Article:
As we’ve written previously, tvOS 17 opened the floodgates for VPNs to run on Apple TV hardware. And the major players are all on board, along with some you’ve likely never heard of because not everyone has a huge marketing budget. First it was ExpressVPN, and today NordVPN has announced its availability.
Whereas some companies tout a VPN’s ability to let you watch content that’s not available in your country — literally by routing your network traffic through another country — NordVPN is going with scare tactics in promoting its virtual private network on Apple TV.
“Users often forget that mobile phones and computers are not the only gateways to your network for cybercriminals,” Vykintas Maknickas, head of product strategy at NordVPN, wrote in an email announcing the availability of NordVPN on Apple TV. “A smart TV is usually connected to the internet, so it can also be hacked, and cybercriminals can spy on users, steal data, or even try to access other devices on the home network. A dedicated VPN app for Apple TV will allow our users to ensure cybersecurity and protect their privacy. Moreover, a
That’s … quite a statement. It also has more than a little bit of Chicken Little in it. Yes, any connected device “can be hacked.” Yes, “cybercriminals can spy on users, steal data, or even try to access other devices on the home network.” But it’s important to note that a VPN unto itself certainly won’t keep that last part from happening. And the blanket “steal your data” trope is just that — a trope.
And this is a good time to remind folks — you know, like users who often forget that mobile phones and computers are not the only gateways to your network for cybercriminals — that internet traffic tends to be encrypted, the apps you already use probably send “your data” more places than you realize, and are you telling me I’ve been using Apple TV for all these years without someone taking over all the other devices on our network? Guess I was just lucky.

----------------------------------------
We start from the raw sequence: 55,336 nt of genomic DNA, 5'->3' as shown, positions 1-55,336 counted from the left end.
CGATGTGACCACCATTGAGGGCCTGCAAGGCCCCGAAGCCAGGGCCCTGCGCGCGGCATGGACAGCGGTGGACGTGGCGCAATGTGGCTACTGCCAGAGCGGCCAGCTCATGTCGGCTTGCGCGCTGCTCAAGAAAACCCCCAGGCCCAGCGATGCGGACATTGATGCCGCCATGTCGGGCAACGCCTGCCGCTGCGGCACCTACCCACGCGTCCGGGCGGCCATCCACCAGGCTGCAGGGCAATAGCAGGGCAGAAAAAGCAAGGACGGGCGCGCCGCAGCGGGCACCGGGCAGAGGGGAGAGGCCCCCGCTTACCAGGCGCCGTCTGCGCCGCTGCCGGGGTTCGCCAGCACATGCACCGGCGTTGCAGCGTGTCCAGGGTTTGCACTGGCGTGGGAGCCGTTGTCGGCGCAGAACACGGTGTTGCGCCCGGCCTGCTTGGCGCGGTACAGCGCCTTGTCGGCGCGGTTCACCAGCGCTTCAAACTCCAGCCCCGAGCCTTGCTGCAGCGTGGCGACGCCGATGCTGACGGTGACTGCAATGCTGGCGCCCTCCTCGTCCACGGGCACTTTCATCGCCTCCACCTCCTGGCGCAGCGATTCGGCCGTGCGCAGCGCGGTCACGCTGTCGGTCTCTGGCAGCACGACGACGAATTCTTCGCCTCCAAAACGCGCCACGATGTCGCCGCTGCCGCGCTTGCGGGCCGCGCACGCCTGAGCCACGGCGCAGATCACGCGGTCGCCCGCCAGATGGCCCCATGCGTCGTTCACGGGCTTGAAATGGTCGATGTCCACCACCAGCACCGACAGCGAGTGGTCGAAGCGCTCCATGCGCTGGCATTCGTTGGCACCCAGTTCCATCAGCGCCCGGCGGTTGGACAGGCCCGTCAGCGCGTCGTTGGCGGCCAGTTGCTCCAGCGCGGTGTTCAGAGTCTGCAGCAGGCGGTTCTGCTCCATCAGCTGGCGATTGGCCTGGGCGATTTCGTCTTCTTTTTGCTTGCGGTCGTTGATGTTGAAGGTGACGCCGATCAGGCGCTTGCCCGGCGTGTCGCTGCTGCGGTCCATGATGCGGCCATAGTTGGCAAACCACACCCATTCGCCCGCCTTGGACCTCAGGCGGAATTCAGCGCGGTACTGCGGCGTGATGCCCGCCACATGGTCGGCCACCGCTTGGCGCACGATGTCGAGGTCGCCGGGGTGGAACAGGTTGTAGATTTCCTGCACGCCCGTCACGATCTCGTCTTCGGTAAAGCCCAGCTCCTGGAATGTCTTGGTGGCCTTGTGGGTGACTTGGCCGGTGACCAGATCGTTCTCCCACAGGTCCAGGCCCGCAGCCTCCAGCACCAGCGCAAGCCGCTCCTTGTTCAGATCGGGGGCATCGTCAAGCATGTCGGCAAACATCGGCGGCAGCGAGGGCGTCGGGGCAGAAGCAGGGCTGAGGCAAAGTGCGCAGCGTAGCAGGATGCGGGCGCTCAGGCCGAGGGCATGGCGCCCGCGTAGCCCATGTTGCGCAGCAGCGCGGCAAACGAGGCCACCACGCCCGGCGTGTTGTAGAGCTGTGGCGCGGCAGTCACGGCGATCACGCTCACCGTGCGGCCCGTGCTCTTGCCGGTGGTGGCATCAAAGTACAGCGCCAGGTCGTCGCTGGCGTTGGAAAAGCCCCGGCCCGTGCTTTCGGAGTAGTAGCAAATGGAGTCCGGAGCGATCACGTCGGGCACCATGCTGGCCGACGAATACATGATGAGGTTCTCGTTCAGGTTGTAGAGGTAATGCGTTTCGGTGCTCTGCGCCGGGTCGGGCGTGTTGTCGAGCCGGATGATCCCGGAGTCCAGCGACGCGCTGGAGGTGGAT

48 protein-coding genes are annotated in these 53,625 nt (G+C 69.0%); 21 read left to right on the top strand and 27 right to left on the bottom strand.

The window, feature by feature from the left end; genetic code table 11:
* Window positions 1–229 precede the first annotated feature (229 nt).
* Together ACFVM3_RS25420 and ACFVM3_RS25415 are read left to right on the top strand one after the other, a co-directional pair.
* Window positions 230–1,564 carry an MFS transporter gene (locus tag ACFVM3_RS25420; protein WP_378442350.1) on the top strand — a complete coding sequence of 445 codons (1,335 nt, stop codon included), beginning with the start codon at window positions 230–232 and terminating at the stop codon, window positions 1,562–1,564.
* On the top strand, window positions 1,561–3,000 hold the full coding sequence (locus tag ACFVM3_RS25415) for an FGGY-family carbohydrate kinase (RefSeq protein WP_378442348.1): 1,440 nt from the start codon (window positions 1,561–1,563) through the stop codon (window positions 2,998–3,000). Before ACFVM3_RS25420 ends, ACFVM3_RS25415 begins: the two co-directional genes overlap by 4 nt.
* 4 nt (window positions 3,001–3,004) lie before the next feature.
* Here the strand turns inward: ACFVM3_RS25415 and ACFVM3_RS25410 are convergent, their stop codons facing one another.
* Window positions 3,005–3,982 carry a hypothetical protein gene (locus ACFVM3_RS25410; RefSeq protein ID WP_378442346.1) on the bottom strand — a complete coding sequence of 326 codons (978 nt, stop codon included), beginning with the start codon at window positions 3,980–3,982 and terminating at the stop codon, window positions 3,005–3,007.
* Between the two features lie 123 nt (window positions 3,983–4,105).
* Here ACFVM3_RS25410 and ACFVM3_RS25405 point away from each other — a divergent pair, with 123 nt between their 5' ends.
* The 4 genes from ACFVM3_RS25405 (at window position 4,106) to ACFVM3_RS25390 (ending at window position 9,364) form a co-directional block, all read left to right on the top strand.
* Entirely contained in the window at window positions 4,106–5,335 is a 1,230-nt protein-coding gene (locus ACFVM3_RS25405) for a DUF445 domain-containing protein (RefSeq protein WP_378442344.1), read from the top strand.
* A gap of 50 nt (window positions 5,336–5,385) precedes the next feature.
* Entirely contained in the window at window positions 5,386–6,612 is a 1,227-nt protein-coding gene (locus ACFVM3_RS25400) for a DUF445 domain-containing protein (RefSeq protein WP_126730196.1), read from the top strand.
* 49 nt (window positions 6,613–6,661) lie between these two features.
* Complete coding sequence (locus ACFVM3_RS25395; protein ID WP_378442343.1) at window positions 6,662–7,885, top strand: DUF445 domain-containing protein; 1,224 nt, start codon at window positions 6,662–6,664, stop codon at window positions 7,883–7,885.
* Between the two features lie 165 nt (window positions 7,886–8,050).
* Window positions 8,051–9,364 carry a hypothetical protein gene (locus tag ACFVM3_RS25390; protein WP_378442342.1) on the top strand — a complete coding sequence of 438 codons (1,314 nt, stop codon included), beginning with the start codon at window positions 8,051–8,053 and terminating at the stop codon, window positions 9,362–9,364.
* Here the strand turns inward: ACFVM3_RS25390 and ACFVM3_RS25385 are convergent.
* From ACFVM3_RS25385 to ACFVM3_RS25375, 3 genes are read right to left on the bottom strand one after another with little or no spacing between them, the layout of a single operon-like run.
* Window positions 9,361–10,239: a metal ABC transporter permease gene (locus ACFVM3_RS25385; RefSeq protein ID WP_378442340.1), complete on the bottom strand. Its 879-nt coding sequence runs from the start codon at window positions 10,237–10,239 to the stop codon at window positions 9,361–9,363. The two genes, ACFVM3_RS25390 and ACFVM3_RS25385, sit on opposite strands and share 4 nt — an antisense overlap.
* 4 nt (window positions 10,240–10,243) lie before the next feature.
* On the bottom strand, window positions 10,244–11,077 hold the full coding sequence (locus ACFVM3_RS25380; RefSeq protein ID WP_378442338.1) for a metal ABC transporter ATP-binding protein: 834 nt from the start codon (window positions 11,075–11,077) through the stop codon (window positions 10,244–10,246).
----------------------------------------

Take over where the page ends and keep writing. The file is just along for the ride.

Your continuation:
It’s also a good reminder that you’re really trading one master for another. NordVPN’s email notes that “once connected to a VPN server, third parties such as an ISP can no longer follow the user’s activities online.” That really means that you’re trading your ISP’s DNS lookup servers for NordVPN’s DNS lookup servers, so it’s the latter that’s able to see which websites you’re going to and no longer the former.
And with that, it’s a good time to remind everyone that a VPN isn’t magic that makes you disappear from the internet. It’s a tunnel. And you need to be able to trust who controls the tunnel, because that’s where all your network information is now flowing.
Anyway, if you’re looking for a VPN to use on Apple TV so you can access the content from a streaming service that’s not otherwise available in your country, you can now use NordVPN to do so.
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